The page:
Every day I wake up next to a man who makes me smile. Every day I fall in love with him. Due to the selflessness and dedication of others I have a beautiful service dog to help me live a more independent life. She watches over my every step and I walk on.

After many years spent in darkness I have emerged into a world filled with magnificent light so blinding I sometimes pinch myself to make sure it's real. My family and friends are my heart. They gave me hope when there was none, strength when I needed it and love through the darkest of times.

Life is full of obstacles and hardships that often leave us reeling. We're scarred and changed, searching for a reason for it all. Not one of us will be spared the realities of life and the consequences of being. What I am thankful for, today, is the gift of now; the gift of embracing what we have and thanking God every day we have it. I am grateful for hardship. Without it we would never know the preciousness of life and the beauty that can be found in anything if you look at it hard enough. I am grateful for my challenges because they have brought me great strength. I have learned that life molds us into the people we are meant to be.

This Thanksgiving I hope you find yourselves in the presence of family and friends, happy and safe and loved. I hope that no matter your struggle, you, too, can walk on.


Word of Mouth

We heard about her through a friend of a friend. A sick little girl, trapped inside a body that was tired and ravaged by a cruel illness. Her family was praying for a miracle, keeping hope at arm's length but holding on all the same. Her name was Guru Simran and she was 14-years-old. Through the grapevine I heard about her struggle and I wanted to do something to help. I asked my friend if Guru Simran liked dogs and if she would maybe like a visit from Phoebe. Indeed a dog lover, she said yes and asked us to stop by.

I spend my days chatting with teenagers suffering from chronic illness. Some of them have dealt with their affliction since birth and they have never known a life without treatments, medications and hospital stays. This is what they know and they don't question it or wish for anything different. Other children lived healthy, normal lives until one day they were suddenly stricken with cancer, or lupus, or muscular dystrophy, and - without warning- their lives are turned upside down, never to be the same again. Like me, Guru Simran fell into the second category. Like me, she was a happy, thriving child who loved sports and school and family, and, like me, her illness struck without warning; her life suddenly broken into two parts, "before" and "after."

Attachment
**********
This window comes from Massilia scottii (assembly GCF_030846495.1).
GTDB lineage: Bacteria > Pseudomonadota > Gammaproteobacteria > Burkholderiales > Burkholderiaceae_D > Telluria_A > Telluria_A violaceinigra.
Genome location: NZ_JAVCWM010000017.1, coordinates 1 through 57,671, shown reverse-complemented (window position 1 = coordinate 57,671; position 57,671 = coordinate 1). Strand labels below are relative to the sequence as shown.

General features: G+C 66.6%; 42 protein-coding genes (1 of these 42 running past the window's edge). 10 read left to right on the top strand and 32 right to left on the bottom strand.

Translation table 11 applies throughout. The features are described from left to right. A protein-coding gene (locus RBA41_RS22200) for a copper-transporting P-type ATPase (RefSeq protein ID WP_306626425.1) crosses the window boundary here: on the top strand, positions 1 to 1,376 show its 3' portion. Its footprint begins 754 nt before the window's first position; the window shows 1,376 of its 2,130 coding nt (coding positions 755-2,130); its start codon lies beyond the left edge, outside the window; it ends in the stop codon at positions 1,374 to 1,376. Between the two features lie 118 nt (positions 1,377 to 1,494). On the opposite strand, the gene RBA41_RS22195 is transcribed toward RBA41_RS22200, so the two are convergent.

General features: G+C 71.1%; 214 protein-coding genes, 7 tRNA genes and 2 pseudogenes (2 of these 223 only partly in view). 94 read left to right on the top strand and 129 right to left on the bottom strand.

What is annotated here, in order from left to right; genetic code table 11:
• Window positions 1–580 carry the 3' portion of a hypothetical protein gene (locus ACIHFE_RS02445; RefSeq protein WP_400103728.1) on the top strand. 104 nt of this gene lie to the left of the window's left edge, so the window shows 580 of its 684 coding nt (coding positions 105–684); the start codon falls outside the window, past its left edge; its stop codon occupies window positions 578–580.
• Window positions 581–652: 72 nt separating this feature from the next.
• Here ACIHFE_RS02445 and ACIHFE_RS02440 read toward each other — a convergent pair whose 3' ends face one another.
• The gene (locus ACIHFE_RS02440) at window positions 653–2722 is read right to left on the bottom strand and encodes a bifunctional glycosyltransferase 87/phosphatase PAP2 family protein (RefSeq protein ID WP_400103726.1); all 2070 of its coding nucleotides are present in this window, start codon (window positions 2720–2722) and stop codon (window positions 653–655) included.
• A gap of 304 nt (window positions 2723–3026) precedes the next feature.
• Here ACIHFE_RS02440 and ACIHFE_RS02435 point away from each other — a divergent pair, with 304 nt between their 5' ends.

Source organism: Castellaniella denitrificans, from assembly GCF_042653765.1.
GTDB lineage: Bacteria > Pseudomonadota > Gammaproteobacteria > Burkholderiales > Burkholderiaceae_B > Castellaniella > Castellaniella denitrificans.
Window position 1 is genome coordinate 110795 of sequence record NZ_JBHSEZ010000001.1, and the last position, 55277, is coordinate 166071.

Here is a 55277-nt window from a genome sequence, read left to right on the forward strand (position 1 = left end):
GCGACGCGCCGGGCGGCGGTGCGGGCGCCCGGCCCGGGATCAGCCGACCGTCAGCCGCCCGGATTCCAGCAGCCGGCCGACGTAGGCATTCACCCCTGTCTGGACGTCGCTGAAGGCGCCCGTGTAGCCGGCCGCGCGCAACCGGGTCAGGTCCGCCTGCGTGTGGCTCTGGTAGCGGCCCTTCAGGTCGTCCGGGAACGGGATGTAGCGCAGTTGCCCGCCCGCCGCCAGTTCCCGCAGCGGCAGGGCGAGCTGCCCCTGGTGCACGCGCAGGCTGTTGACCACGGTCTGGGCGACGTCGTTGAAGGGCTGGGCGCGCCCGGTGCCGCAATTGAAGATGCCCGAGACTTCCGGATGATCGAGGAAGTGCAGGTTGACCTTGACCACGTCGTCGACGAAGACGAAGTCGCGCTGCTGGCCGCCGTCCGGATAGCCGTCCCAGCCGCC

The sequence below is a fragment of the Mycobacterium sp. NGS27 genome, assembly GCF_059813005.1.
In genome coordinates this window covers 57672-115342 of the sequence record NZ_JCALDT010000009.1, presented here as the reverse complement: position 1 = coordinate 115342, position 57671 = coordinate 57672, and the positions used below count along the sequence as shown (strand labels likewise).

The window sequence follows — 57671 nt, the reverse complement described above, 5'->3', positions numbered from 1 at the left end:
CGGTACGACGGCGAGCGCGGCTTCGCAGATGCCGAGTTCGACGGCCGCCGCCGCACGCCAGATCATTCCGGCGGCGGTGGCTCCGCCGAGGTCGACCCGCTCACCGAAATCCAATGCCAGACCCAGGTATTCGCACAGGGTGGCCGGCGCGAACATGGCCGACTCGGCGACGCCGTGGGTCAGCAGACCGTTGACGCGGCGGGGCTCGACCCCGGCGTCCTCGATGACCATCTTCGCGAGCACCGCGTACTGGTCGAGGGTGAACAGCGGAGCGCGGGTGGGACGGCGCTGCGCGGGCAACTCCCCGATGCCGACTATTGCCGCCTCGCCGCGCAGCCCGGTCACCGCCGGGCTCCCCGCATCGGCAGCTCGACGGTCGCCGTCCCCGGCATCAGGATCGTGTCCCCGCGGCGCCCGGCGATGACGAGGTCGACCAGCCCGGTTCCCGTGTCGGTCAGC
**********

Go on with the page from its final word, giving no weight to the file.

Working with chronically ill kids and having a chronic illness, myself, I have seen people deal with their situations in all sorts of ways. Some of the children I work with are angry. Many are depressed, hopeless, wishing with all their might for a way to make the pain stop. Some of them act like jerks and they are pissed off for being dealt such a heavy hand. Nobody blames them.

One smoky Saturday a couple of months ago I drove to UCLA Medical Center with Phoebe in tow. On the drive over I prepared myself for what might await me once I arrived. In my mind I imagined a sad, angry kid- Depressed and reserved, giving the world the finger for being so cruel.

Don't take it personally if she doesn't smile at you. She's very sick and has probably had it up to here with people trying to cheer her up.

My friend and his girlfriend, whose teenage daughter attended school with Guru Simran, met me in the lobby and together we took the elevator up to the pediatric intensive care unit. Phoebe, fully dressed in her red vest and fancy service dog outfit, seemed excited. Like she knew we were going to visit someone important and special.

She was right.

Guru Simran's sister met us outside the unit and escorted us back to a room full of people standing around the bed of a glowing, smiling child. I was taken aback. If it hadn't been for all of the machines and tubes I never would have guessed she was sick. She shone, her smile radiant and strong. Her mother and sister welcomed and introduced me to Guru Simran. She waved at me. I waved back.

"It's nice to meet you," I said.

The tumor had made it nearly impossible for her to breathe on her own and she couldn’t speak because of her tracheotomy. She smiled and mouthed the words, "Nice to meet you."

She wasn't angry. She wasn't bitter. She wasn't any of the things I had prepared myself for on the drive over. She was the opposite of those things. This little girl who had gone from healthy to critically ill and bedridden in a matter of months was happy. She gave everyone in the room her complete and undivided attention when they spoke, even as a nurse entered to adjust her tubing and to apply suction. I got the feeling that she was taking care of us.

Her eyes lit up when she saw Phoebe, and Phoebe rushed over to the bed to greet her. They hit it off. So much, in fact, that we maneuvered the pumps and tubing so that Phoebe could jump up onto the bed and cuddle with her.